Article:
From a Spanish place name, possibly derived from Spanish alba
in Hungarian. A famous bearer of the name was Hungarian poet János Arany (1817-1882).
From Italian bianco
, originally given to a person who was white-haired or extremely pale.
Means either "black"
(from Old English blæc
) or "pale"
(from Old English blac
). It could refer to a person with a pale or a dark complexion, or a person who worked with black dye.
Variant of BLACK
. A famous bearer was the poet and artist William Blake (1757-1827).
From the name of a town in Northamptonshire, itself meaning "Blæcwulf's meadow" in Old English. Blæcwulf
is a byname meaning "black wolf".
in French. The name referred to a person who was pale, or whose hair was blond.
in Spanish. The name most likely referred to a person who was pale or had blond hair.
in German, most likely used to refer to a person who wore blue clothes.
From a nickname for a person with blue eyes or blue clothing.
Originally a nickname for a person who had brown hair or skin. A notable bearer is Charlie Brown from the Peanuts
comic strip by Charles Schulz.
From Middle High German brun
. It was originally a nickname for a person who had brown hair or skin.
in Italian, a nickname for a person with brown hair or brown clothes.
Means "white-haired, old"
in Spanish, from Latin canus
From a nickname for a person with dark features, from Italian carbone
Derived from a diminutive form of French charbon "charcoal"
, a nickname for a person with black hair or a dark complexion.
From Irish Ó Corcráin
meaning "descendant of Corcrán"
, a given name derived from the Gaelic word corcair
From Cornish cough "red"
, indicating the original bearer had red hair.
DE WITTE Dutch
Means "the white"
in Dutch, a nickname for a person with white hair.
DONNE Scottish, Irish
From Gaelic donn
, a nickname for a person with brown hair.
From Irish Ó Donnghaile
meaning "descendant of Donnghal"
. The given name Donnghal
means "brown valour", from donn
"brown" and gal
"valour". This surname is associated with the descendants of Niall of the Nine Hostages.
DUNN English, Scottish, Irish
Derived from Old English dunn "dark"
or Gaelic donn "brown"
, referring to hair colour or complexion.
in Hungarian, originally referring to a person with white hair or complexion.
in Hungarian, originally a nickname for a person with dark hair or a dark complexion.
From the name of the animal. It was originally a nickname for a person with red hair or a crafty person.
FROST English, German
From Old English and Old High German meaning "frost"
, a nickname for a person who had a cold personality or a white beard.
From Italian fosco
, from Latin fuscus
. This was a nickname for a person with dark features.
GORMAN (2) Irish
From the Irish Ó Gormáin
meaning "descendant of Gormán"
. The given name Gormán
means "little blue one".
From a nickname for a person who had grey hair or grey clothes.
Descriptive name for someone who often wore the colour green or someone who lived near the village green.
Anglicized form of German Grünspan
. Verdigris is the green-blue substance that forms on copper.
From Japanese 緋 (hi)
meaning "scarlet, dark red" and 村 (mura)
meaning "town, village".
IRVING Scottish, English
Originally derived from a Scottish place name (in North Ayrshire) meaning "green water".
From the Irish Mac Giolla Dhuibh
meaning "son of the black-haired man"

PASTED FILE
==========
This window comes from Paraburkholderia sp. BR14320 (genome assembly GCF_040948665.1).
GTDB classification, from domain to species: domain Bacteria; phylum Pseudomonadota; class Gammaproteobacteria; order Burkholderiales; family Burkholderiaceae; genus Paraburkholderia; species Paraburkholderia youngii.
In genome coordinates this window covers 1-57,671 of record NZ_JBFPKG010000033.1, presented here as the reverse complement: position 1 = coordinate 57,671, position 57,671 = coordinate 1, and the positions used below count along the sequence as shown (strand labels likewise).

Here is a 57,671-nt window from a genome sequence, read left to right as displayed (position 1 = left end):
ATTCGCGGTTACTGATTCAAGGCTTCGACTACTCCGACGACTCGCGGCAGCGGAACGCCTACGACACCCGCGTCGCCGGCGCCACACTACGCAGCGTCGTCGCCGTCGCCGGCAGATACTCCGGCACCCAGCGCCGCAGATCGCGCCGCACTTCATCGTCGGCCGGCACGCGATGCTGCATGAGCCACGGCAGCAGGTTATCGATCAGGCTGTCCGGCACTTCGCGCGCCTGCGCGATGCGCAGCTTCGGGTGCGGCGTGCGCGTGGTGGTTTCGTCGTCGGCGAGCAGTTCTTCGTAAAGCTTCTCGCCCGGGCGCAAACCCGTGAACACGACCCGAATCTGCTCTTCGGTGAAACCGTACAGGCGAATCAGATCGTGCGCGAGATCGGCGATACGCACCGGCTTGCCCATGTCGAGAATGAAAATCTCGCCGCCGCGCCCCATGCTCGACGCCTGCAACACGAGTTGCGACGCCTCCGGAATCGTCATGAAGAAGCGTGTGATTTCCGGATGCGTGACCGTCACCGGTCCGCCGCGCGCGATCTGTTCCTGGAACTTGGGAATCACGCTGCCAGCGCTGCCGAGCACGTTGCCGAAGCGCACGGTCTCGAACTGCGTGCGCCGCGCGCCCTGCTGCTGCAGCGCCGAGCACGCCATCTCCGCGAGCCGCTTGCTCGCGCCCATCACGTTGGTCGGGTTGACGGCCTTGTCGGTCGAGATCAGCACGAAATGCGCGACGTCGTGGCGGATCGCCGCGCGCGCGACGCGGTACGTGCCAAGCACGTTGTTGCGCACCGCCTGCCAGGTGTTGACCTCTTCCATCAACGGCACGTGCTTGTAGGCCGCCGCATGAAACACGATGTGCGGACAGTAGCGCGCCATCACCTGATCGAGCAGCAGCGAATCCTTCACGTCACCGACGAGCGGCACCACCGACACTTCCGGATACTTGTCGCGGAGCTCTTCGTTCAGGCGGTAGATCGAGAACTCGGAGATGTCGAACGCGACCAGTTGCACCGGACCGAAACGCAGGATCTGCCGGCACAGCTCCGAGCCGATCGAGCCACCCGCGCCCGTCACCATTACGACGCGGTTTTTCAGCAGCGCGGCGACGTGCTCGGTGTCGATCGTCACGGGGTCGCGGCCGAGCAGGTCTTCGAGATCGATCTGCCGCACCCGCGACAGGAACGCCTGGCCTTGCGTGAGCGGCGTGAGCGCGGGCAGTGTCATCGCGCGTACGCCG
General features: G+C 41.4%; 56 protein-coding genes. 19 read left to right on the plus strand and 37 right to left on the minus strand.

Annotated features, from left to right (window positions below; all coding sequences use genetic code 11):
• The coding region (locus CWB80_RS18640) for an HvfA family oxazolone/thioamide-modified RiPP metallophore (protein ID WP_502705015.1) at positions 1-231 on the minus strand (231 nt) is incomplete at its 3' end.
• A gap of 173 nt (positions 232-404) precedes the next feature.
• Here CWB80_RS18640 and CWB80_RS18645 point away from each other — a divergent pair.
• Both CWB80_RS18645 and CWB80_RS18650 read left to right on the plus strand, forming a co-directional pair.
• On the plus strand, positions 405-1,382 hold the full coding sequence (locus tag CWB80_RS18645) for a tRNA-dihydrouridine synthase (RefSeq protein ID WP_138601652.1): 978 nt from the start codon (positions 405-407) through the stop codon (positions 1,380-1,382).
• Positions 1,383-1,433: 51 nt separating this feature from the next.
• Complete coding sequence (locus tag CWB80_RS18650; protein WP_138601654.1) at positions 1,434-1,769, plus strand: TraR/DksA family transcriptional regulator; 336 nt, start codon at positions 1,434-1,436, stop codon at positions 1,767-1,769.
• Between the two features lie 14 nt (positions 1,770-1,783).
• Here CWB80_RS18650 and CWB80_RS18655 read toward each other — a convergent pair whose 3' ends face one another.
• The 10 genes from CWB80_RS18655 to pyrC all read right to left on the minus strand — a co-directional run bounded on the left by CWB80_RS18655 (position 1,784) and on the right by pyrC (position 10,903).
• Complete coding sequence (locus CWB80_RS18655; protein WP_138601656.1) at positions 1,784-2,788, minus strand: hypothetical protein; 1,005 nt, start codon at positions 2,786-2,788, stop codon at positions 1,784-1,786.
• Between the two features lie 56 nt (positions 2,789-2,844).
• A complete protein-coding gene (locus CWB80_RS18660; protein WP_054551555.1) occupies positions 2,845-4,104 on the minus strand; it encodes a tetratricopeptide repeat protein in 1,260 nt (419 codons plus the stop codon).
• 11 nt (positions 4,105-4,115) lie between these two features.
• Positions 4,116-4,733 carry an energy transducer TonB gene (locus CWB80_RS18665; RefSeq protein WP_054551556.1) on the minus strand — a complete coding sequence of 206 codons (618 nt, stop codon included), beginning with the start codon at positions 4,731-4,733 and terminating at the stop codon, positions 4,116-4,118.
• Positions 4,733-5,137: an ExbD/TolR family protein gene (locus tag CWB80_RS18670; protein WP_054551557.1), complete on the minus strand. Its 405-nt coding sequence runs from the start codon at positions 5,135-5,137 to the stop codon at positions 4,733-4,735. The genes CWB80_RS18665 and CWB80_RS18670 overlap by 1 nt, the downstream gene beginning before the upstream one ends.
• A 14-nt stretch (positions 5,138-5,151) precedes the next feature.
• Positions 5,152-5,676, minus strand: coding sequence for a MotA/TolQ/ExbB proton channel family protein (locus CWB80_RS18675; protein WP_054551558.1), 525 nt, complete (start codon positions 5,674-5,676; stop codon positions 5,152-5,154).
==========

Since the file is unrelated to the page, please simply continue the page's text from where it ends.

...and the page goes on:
From Japanese 黒 (kuro)
meaning "black" and 沢, 澤 (sawa)
meaning "marsh". A notable bearer was Akira Kurosawa (1910-1998), a Japanese film director.
Means "the white"
, from French blanc
"white". The name referred to a person who was pale or whose hair was blond.
From the Polish estate name Lewandów
, which is itself possibly derived from a personal name or from lawenda
Originally a nickname from the Welsh word llwyd
Anglicized form of Irish Mag Uidhir
meaning "son of Odhar"
, a given name meaning "pale-coloured".
MERLO Italian, Spanish
, ultimately from Latin merula
. The blackbird is a symbol of a naive person.
Denoted a person who came from Navarre in northern Spain (Spanish Navarra
). The name of the region is of Basque origin, possibly from nabar
Nickname derived from Italian negro "black"
, used to refer to someone with dark hair or dark skin.
From Italian nero "black"
, indicating a person with a dark complexion or dark hair.
From Sardinian nieddu
, derived from Latin niger
ROSE (1) English, French, German, Jewish
from Middle English, Old French and Middle High German rose
, all from Latin rosa
. All denote a person of a rosy complexion or a person who lived in an area abundant with roses. As a Jewish surname it is ornamental, from Yiddish רויז (roiz)
Derived from Old French ros
, from Latin russus
, a nickname for a red-haired person.
Nickname for a person with red hair, from Latin rubeus "red"
From a Norman French nickname that meant "little red one"
, perhaps originally describing a person with red hair.
Denoted a person who sold or made clothes made of scarlet, a kind of cloth, possibly derived from Persian سقرلاط (saghrelat)
SCHWARZ German, Jewish
in German, from Old High German swarz
. It originally described a person with black hair or a dark complexion.
From a nickname for a person with grey hair, from Old English seolfor "silver"
in Hungarian, referring to a person with red hair or face.
Originally a nickname for a person who had white hair or a pale complexion, from Old English hwit "white"
From Chinese 朱 (zhū)
meaning "vermilion red, cinnabar"
and also referring to the ancient state of Zhu, which existed in what is now Shandong province. This was the surname of the emperors of the Ming dynasty.
From Polish zieleń
. It was possibly a nickname for a person who dressed in green clothing.